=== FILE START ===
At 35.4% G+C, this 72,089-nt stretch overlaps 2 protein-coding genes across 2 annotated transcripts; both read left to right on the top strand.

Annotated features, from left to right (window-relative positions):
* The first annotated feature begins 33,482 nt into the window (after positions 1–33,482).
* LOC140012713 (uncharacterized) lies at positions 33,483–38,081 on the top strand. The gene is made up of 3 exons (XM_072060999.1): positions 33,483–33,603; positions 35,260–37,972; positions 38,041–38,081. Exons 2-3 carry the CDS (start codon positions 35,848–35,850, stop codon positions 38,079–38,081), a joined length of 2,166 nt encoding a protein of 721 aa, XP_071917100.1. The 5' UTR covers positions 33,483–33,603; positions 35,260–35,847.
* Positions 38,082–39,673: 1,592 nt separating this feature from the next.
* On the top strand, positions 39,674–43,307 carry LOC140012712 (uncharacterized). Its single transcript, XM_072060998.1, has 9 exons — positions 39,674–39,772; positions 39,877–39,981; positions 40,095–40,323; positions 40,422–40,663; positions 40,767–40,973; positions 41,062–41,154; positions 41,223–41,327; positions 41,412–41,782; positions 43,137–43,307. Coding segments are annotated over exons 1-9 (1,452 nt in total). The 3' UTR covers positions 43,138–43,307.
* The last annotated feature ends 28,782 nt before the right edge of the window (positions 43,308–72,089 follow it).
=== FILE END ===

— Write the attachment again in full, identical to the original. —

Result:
At 35.4% G+C, this 72,089-nt stretch overlaps 2 protein-coding genes across 2 annotated transcripts; both read left to right on the top strand.

Annotated features, from left to right (window-relative positions):
* The first annotated feature begins 33,482 nt into the window (after positions 1–33,482).
* LOC140012713 (uncharacterized) lies at positions 33,483–38,081 on the top strand. The gene is made up of 3 exons (XM_072060999.1): positions 33,483–33,603; positions 35,260–37,972; positions 38,041–38,081. Exons 2-3 carry the CDS (start codon positions 35,848–35,850, stop codon positions 38,079–38,081), a joined length of 2,166 nt encoding a protein of 721 aa, XP_071917100.1. The 5' UTR covers positions 33,483–33,603; positions 35,260–35,847.
* Positions 38,082–39,673: 1,592 nt separating this feature from the next.
* On the top strand, positions 39,674–43,307 carry LOC140012712 (uncharacterized). Its single transcript, XM_072060998.1, has 9 exons — positions 39,674–39,772; positions 39,877–39,981; positions 40,095–40,323; positions 40,422–40,663; positions 40,767–40,973; positions 41,062–41,154; positions 41,223–41,327; positions 41,412–41,782; positions 43,137–43,307. Coding segments are annotated over exons 1-9 (1,452 nt in total). The 3' UTR covers positions 43,138–43,307.
* The last annotated feature ends 28,782 nt before the right edge of the window (positions 43,308–72,089 follow it).